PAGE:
Trump must call for return of Claudia Hoerig
Claudia Hoerig, accused of killing her husband, U.S. Air Force Maj. Karl Hoerig of Newton Falls, remains in a Brazilian prison where she has been for more than a year now.
The story, which originated in Newton Falls more than 10 years ago, gained national media attention again last week, when CBS’ “48 Hours” aired an hour-long news show recounting Karl Hoerig’s violent shooting death inside his home and the subsequent flight of Claudia Hoerig — now Claudia Sobral — to her native Brazil. She has been indicted by a Trumbull County grand jury on a charge of aggravated murder with a gun specification.
The case grabbed the attention of the Mahoning Valley not only because of the cold-blooded nature of the killing, but because Maj. Hoerig was a highly decorated pilot with the U.S. Air Force Reserve. He was assigned to the 910th Tactical Airlift Wing at the Youngstown Air Reserve Station in Vienna, where he flew C-130H planes.
Karl Hoerig’s body was found March 15, 2007, after colleagues at the local air reserve base asked police to check on him when he failed to show up for training.
He was 43 when he died.
Before marrying Karl Hoerig, Claudia Hoerig had renounced her Brazilian citizenship and became an American citizen. Still, the South American country has denied U.S. requests to return her to Ohio authorities, including Trumbull County Prosecutor Dennis Watkins, who plans to try her in the murder of her husband.
“48 Hours” reported Saturday night that the Brazilian Supreme Court now has closed the case there, leaving the decision up to the Brazilian government to call for her extradition to the U.S.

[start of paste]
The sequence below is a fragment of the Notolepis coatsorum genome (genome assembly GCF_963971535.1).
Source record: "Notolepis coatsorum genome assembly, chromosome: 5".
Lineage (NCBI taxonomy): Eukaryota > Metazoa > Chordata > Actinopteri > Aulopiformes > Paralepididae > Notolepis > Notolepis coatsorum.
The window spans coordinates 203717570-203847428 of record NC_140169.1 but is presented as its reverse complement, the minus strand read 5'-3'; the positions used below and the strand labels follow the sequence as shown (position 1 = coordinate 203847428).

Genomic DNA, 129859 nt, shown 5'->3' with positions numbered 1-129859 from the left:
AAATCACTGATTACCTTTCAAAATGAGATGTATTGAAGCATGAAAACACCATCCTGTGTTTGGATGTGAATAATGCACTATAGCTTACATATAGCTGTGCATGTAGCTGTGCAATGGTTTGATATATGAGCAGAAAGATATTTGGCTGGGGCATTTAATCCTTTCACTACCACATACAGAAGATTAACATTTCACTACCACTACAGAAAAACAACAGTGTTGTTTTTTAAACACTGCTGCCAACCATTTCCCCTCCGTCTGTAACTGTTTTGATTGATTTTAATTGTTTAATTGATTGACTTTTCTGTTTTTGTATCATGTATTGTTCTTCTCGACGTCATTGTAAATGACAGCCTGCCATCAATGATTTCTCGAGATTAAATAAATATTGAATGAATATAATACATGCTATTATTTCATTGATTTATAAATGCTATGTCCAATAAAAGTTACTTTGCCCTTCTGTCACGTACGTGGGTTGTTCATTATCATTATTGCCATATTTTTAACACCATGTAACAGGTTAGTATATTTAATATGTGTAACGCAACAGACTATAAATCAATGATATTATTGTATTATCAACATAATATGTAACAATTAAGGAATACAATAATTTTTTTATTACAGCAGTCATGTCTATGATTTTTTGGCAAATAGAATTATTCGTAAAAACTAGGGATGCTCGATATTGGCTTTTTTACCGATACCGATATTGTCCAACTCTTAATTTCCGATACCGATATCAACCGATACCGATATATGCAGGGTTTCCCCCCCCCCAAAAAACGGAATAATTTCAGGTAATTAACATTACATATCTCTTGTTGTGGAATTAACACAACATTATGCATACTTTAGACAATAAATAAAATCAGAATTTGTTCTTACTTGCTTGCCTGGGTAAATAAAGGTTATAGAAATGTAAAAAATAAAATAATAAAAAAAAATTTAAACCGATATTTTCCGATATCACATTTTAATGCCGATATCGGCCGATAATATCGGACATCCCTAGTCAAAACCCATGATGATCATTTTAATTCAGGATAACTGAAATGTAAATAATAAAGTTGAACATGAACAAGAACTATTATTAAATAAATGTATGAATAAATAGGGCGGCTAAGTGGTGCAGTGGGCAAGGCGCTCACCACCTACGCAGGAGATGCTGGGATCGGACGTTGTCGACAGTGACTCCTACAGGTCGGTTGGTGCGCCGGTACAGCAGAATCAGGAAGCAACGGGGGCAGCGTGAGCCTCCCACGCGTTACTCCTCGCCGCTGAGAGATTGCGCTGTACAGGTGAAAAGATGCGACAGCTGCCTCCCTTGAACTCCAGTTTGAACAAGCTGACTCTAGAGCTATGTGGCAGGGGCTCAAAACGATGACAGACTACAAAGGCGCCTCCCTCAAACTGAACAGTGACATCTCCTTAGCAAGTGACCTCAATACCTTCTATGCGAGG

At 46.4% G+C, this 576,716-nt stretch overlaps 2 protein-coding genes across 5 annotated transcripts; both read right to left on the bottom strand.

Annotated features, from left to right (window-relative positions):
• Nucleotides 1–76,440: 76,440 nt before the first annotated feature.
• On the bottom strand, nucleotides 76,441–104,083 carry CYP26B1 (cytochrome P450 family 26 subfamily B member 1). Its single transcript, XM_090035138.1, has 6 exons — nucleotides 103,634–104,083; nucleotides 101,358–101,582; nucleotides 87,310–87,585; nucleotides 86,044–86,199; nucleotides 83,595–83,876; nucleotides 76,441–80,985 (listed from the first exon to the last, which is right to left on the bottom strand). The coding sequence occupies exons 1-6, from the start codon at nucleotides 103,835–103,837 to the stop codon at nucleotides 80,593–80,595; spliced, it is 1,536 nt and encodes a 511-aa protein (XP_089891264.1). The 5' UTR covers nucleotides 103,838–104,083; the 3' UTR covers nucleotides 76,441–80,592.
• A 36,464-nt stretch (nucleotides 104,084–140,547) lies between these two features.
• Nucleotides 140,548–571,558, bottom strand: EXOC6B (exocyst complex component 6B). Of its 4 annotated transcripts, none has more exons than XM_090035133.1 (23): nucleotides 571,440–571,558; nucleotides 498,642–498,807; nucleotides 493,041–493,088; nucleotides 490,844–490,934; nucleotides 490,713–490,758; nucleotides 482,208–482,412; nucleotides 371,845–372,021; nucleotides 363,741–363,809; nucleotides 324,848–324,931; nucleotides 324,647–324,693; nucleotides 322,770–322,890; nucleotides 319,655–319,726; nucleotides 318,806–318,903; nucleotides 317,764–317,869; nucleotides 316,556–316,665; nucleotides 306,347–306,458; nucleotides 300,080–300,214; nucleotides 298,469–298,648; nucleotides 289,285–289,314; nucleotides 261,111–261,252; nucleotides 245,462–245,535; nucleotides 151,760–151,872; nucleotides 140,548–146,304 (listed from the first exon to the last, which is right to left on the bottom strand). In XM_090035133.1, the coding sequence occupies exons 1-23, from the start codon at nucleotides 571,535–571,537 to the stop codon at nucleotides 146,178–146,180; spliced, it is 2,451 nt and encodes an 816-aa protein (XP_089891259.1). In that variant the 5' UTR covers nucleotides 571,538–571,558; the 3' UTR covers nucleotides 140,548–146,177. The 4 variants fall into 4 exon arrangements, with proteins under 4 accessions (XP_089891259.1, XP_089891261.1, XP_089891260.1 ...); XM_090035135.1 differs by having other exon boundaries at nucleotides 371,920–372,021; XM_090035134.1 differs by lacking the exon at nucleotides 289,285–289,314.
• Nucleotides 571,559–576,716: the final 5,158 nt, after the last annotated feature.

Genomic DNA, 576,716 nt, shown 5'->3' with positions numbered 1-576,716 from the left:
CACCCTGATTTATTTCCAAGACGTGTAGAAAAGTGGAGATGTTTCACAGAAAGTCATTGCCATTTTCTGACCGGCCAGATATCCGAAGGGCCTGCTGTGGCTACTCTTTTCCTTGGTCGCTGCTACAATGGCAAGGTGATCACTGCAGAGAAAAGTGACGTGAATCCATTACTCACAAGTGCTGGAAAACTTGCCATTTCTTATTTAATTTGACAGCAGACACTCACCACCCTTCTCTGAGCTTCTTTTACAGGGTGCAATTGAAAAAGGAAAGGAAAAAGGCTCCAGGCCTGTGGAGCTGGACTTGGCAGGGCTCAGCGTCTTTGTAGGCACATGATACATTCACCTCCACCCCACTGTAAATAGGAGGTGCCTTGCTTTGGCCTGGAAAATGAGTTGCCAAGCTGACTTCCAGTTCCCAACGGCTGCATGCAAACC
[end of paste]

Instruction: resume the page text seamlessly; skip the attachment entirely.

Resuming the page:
It is true that earlier supreme court justices in Brazil had recommended that Hoerig-Sobral should receive a sentence of no more than 30 years behind bars and that she should be given credit for time served in Brazil.
We, of course, believe Brazil’s recommended sentence should be of no consideration. If she were to be convicted in America for the crime of aggravated murder committed here, she should face the appropriate penalty, which more than likely would involve a sentence that is more harsh than 30-year maximum prison time.
This is one of the most controversial cases in Brazil, yet the U.S., led by hundreds of attempts via letters, emails, court action and congressional demands from Watkins, U.S. Rep. Tim Ryan, D-Howland, and former U.S. Rep. and and now state Rep. John Boccieri, D-New Middletown, has failed so far in winning Hoerig’s extradition.
Since this matter is now left to the administration of Brazilian President Michel Temer, it is only fitting that U.S. President Donald Trump become personally involved. Trump must reach out to the Brazilian government and demand Hoerig’s return to America.
After more than a decade, it is time.